Georgians flee from wars that no one understands

THE SMELL of defeat hangs heavy in the Kutaisi town bus, packed with displaced Georgians and crude bundles of their possessions: stale food and drab clothes unwashed after weeks of war and days of trekking through the cold, cruel mountains of the northern Caucasus.

'My family slept outside for three nights. Snow was falling,' said Vezo Bobokhidze, a 47- year-old train mechanic, after his flight from Abkhazia to Kutaisi, the main government- controlled town in western Georgia. He put his finger through his split and worn-out shoes. 'It all happened so suddenly. I had the car ready with petrol and our things. But our house was hit in the shelling and destroyed. Now all we have is this blanket.'

Demoralised forces loyal to the Georgian president, Eduard Shevardnadze, suffered further defeat yesterday, deepening the two-year crisis that has split the former Soviet republic of 5 million people into five increasingly self-governing parts. Mr Shevardnadze's men were forced out of the Black Sea port of Poti in a dawn attack by rebels loyal to ex-president Zviad Gamsakhurdia, who leads the 1.7 million ethnic Mengrelians of western Georgia, and controls a belt of land between Abkhazia and the rest of Georgia. The fate of Poti's inhabitants was not immediately known, but they are mostly Mengrelians likely to accept the rule of the 'Zviadisti' rebels.

A fresh human disaster has followed the panic and the rout of Georgian forces from the autonomous Black Sea republic of Abkhazia, as the last of 200,000 Georgians flee their homes in the subtropical coastal strip. It is a tragic paradox that, as the conflicts of the Caucasus remain obscure to the outside world, few of its local victims understand what is happening to them. Most take refuge, like their competing leaders, in cursing presumed plots by neo-imperialist forces in Russia.

By a roadside east of Kutaisi, a middle-aged secretary of a collective farm burst into tears, barely able to speak about her flight from Abkhazia. She contemplated her small old broken-down car, loaded with fellow workers and their possessions, all stranded after a tea-leaf-cutting tractor that had been towing them ran out of fuel. Other Georgians who had fled south from Abkhazia were squashed into open- topped trucks and horse-drawn carts, or pushed their bags in wheelbarrows and prams towards new lives in pokey old hotels, disused sanatoria or the crowded houses of relatives.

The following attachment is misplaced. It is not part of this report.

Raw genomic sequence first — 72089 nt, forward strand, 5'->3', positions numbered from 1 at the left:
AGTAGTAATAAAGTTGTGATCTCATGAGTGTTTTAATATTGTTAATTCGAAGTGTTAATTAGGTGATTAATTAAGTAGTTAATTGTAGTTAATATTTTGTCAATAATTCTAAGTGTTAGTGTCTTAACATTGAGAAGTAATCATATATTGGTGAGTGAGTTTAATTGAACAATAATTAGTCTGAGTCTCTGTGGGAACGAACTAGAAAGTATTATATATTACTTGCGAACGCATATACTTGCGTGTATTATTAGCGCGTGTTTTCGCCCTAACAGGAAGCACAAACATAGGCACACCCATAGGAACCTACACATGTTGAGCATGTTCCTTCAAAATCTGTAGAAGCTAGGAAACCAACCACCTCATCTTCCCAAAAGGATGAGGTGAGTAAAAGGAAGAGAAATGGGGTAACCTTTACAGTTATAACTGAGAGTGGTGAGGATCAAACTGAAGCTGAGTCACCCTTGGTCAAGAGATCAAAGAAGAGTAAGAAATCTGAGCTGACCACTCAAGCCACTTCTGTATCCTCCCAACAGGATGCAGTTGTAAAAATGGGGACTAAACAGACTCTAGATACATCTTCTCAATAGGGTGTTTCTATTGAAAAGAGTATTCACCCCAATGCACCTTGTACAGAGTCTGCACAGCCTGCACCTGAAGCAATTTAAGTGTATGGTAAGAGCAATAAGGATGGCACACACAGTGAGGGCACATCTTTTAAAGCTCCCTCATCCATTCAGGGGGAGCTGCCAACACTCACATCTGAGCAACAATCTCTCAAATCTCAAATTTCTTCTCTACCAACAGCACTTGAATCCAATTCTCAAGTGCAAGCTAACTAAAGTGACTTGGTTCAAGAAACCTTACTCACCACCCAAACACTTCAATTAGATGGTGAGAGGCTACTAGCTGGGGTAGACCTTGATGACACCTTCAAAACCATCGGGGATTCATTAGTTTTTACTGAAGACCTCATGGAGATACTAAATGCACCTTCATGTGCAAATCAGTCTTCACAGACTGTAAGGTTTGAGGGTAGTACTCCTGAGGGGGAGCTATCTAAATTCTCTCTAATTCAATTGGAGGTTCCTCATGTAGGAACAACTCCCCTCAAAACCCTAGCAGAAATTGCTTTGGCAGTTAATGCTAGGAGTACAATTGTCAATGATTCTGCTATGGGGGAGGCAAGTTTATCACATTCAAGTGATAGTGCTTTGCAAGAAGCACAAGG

Nobody seems sure exactly how many people need urgent assistance, a familiar phenomenon all over the Caucasus, where one in 10 of the combined populations of Georgia, Azerbaijan and Armenia has been displaced over the past five years. Family ties are strong, so some relatives take several refugees' families under their roofs, or help them to build new homes.

Georgians made up 45 per cent of the pre-war population of Abkhazia, so Mr Shevardnadze's estimate of a total 200,000 displaced seems reasonable, though many left some time ago.

'There are 100,000 refugees in our area, but Tbilisi takes no heed of that,' said Mr Gamsakhurdia. 'They don't want to help us. We are under blockade. We have no fuel, no gas and no bread. This is your great and honest and democratic Shevardnadze.'

Mr Gamsakhurdia's main town of Zugdidi continued to receive electricity through Abkhazia, but he said he did not have enough food for his own people, let alone newcomers.

MOSCOW - Russia's Foreign Ministry said yesterday it was prepared to send peace- keeping troops to Georgia to oversee any peace settlement, Reuter reports. A ministry statement denounced both the advance by Abkhazian separatists and other insurgents backed by Mr Gamsakhurdia. 'The irresponsible actions of the separatists and the supporters of Zviad Gamsakhurdia have brought that country to the verge of civil war,' the statement said. 'The very existence of the Georgian state is in question.'

(Photograph omitted)

Start your day with The Independent, sign up for daily news emails
Have you tried new the Independent Digital Edition apps?
ebooksA special investigation by Andy McSmith
  • Get to the point
Latest stories from i100
Have you tried new the Independent Digital Edition apps?
Independent Dating

By clicking 'Search' you